NOTE: Input options: imin=1 perform minimization; maxcyc=5000 maximum number of minimization cycles; ncyc=2500 minimization method is switched from steepest descent to conjugate gradient after ncyc cycles; cut=10.0 non-bonded cutoff (Å); ntb=1 periodic boundaries are imposed, constant volume; ntc=1 no constraints are applied to bond lengths (for better energy convergence); ntf=1 all interactions are calculated; ntpr=10 energy information is printed to the out file every ntpr steps; ntr=1 flag for restraining specified atoms using a harmonic potential; restraintmask=':1-517 & !@H=' specifies restrained atoms; restraint_wt=2.0 weight (kcal/mol∙Å2) for positional restraints.
  2. Carry out the second stage of the energy minimization (5,000 steepest descent steps + 5,000 conjugate gradient steps) without restraints to optimize the whole system.
    1. Use min2.in and protein_min1.rst as inputs: pmemd -O -i min2.in -p protein.prmtop
      -c protein_min1.rst -o protein_min2.out -r protein_min2.rst
    2. Specify options in the input file min2.in:
      imin=1, maxcyc=10000, ncyc=5000,
      cut=10.0, ntb=1,
      ntc=1, ntf=1,

3. Heating

NOTE: This stage aims to heat the system from 0 K to 300 K. Initial velocities are assigned to atoms since the starting model based on the PDB file does not contain velocity information.

  1. Carry out the heating process with positional restraints on the protein atoms (50 ps, constant volume).
    1. Use heat.in and protein_min2.rst as inputs: pmemd -O -i heat.in -p protein.prmtop
      -c protein_min2.rst -o protein_heat.out
      -r protein_heat.rst -x protein_heat.mdcrd -ref protein_min2.rst
    2. Follow the required arguments: -x FILE coordinate sets saved over MD trajectory.
    3. Specify options in the input file heat.in:
      imin=0, irest=0, ntx=1,
      nstlim=25000, dt=0.002,
      ntc=2, ntf=2,
      cut=10.0, ntb=1,
      ntpr=500, ntwx=500,
      ntt=3, gamma_ln=2.0,
      tempi=0.0, temp0=300.0,
      ntr=1, restraintmask=':1-517',
      &wt TYPE='TEMP0',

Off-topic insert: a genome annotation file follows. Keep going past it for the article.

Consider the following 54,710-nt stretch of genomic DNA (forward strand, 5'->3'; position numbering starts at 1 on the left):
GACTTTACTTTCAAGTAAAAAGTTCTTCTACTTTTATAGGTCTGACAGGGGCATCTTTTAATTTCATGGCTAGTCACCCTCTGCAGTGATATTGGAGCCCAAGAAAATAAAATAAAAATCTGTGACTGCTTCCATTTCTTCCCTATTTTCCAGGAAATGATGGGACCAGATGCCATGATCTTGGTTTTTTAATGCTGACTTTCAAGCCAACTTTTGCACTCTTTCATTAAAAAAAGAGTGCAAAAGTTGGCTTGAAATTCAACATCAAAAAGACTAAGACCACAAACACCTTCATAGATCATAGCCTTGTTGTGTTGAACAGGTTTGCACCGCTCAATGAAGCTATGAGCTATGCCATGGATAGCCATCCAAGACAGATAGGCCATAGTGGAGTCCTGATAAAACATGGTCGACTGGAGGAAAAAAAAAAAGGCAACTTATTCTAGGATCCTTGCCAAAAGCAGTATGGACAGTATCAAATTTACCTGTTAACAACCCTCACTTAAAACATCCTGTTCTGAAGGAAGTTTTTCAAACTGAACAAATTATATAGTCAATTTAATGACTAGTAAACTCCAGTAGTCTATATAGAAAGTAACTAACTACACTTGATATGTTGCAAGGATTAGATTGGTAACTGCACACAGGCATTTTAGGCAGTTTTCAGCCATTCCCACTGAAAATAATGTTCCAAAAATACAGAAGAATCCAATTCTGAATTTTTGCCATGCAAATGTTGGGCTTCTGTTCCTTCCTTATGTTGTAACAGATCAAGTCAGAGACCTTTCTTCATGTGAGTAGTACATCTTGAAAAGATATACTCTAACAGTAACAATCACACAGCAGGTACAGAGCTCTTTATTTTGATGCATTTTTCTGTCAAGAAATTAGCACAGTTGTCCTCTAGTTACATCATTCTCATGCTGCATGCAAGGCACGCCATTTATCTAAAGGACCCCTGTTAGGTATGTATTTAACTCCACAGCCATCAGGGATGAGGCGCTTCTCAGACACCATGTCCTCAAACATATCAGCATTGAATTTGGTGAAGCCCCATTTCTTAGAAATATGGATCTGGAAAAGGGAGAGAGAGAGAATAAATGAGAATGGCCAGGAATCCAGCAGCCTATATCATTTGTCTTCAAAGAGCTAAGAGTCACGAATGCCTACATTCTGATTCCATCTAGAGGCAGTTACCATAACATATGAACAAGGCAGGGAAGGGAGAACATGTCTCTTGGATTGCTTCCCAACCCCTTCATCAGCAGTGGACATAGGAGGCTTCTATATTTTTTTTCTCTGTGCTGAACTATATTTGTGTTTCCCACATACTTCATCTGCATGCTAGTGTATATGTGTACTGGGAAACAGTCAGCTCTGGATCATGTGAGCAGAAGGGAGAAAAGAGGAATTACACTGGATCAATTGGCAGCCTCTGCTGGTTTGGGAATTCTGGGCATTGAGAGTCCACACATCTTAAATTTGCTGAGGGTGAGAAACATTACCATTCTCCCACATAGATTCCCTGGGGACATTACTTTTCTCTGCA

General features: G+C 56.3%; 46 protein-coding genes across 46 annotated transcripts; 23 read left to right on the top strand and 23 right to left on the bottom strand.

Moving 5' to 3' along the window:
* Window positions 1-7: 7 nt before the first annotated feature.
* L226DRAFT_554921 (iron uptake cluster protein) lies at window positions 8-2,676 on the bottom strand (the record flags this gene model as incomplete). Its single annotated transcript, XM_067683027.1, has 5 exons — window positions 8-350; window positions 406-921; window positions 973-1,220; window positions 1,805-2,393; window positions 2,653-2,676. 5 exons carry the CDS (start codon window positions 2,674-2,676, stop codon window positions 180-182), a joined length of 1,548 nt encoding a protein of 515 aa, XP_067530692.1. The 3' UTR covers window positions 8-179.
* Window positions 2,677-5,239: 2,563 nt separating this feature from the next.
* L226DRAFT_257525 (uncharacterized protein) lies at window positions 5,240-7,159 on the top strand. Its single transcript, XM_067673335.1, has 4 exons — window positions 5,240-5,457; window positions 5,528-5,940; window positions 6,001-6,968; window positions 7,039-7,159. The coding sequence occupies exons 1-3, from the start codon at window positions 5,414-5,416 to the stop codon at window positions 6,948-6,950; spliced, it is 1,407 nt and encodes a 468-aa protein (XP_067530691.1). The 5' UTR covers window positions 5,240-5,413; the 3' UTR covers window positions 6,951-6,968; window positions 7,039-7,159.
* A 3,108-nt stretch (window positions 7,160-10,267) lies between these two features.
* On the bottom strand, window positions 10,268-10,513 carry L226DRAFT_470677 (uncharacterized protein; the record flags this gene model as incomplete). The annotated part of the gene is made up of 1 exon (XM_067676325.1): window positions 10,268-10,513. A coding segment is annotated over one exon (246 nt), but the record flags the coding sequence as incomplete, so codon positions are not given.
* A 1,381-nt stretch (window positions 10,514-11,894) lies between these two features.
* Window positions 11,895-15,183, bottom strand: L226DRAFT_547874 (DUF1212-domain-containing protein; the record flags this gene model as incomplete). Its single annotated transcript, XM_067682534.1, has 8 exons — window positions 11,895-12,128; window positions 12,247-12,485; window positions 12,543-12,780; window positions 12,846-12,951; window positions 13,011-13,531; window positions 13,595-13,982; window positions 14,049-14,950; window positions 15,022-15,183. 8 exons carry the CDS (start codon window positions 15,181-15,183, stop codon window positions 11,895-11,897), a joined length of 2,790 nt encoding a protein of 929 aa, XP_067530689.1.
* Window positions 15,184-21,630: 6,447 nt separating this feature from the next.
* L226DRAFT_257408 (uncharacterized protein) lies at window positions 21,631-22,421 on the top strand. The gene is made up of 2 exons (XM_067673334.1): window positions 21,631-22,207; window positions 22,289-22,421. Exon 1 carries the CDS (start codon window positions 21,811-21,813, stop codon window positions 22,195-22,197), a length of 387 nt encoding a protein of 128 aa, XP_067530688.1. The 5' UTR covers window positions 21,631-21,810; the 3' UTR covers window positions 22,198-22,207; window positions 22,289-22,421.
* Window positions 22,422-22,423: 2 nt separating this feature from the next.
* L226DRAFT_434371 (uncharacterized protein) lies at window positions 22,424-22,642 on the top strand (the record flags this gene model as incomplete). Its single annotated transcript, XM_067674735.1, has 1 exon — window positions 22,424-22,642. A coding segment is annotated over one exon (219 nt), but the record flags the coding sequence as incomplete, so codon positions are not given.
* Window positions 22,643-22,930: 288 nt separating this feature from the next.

istep1=0, istep2=25000,
      value1=0.1, value2=300.0 /
      &wt TYPE='END' /
      NOTE: Input options: imin=0 run MD; irest=0 run a new simulation; ntx=1 no initial velocities are read from the rst file; nstlim=25000 number of MD steps; dt=0.002 time step (ps); ntc=2 bonds involving hydrogen are constrained using the SHAKE algorithm; ntf=2 forces for the constrained bonds are not calculated; ntwx=500 coordinates are written to the mdcrd file every ntwx steps; ntt=3 Langevin temperature regulation; gamma_ln=2.0 collision frequency for Langevin dynamics (ps−1); tempi=0.0 initial temperature; temp0=300.0 reference temperature; nmropt=1 parameters specified in an &wt namelist are read; TYPE='TEMP0' vary the target temperature.

4. Equilibration

NOTE: This stage is necessary to adjust the density of water and obtain the equilibrium state of the protein.

  1. Perform the equilibration at 300 K without any restraints (500 ps, constant pressure).
    1. Use equil.in and protein_heat.rst as inputs: pmemd -O -i equil.in -p protein.prmtop
      -c protein_heat.rst -o protein_equil.out -r protein_equil.rst -x protein_equil.mdcrd
    2. Specify options in the input file equil.in:
      imin=0, irest=1, ntx=5,
      ntc=2, ntf=2,
      cut=10.0, ntb=2, ntp=1, taup=2.0,
      ntpr=1000, ntwx=1000, ntwr=50000,
      ntt=3, gamma_ln=2.0,
      NOTE: Input options: irest=1 restart the simulation; ntx=5 coordinates and velocities are read from a previously generated rst file; ntb=2 periodic boundaries are imposed, constant pressure; ntp=1 isotropic pressure scaling; taup=2.0 pressure relaxation time (ps); ntwr=50000 every ntwr steps, the rst file is written, ensuring recovery from a crash.

5. Production dynamics

  1. After equilibrium has successfully been achieved, carry out a production MD simulation (10 ns or longer) at constant pressure, and generate the trajectory file for subsequent analysis of the protein structure.
    1. Use prod.in and protein_equil.rst as inputs: pmemd -O -i prod.in -p protein.prmtop
      -c protein_equil.rst -o protein_prod.out -r protein_prod.rst -x protein_prod.mdcrd
    2. Specify options in the input file prod.in:
      imin=0, irest=1, ntx=5,
      ntc=2, ntf=2,
      cut=10.0, ntb=2, ntp=1, taup=2.0,
      ntpr=1000, ntwx=1000, ntwr=50000,
      ntt=3, gamma_ln=2.0,
      temp0=300.0, ig=-1
      NOTE: The parallel version of pmemd (pmemd.MPI) or GPU-accelerated version (pmemd.cuda) can be used on computer clusters and supercomputers. A long MD simulation may be broken into several segments and performed sequentially. It is strongly recommended to set ig=-1 (random seed option) for every simulation restart. The ptraj or cppptraj programs can be used for the analysis and processing of coordinate trajectories. For more information, see the software Users' Manual.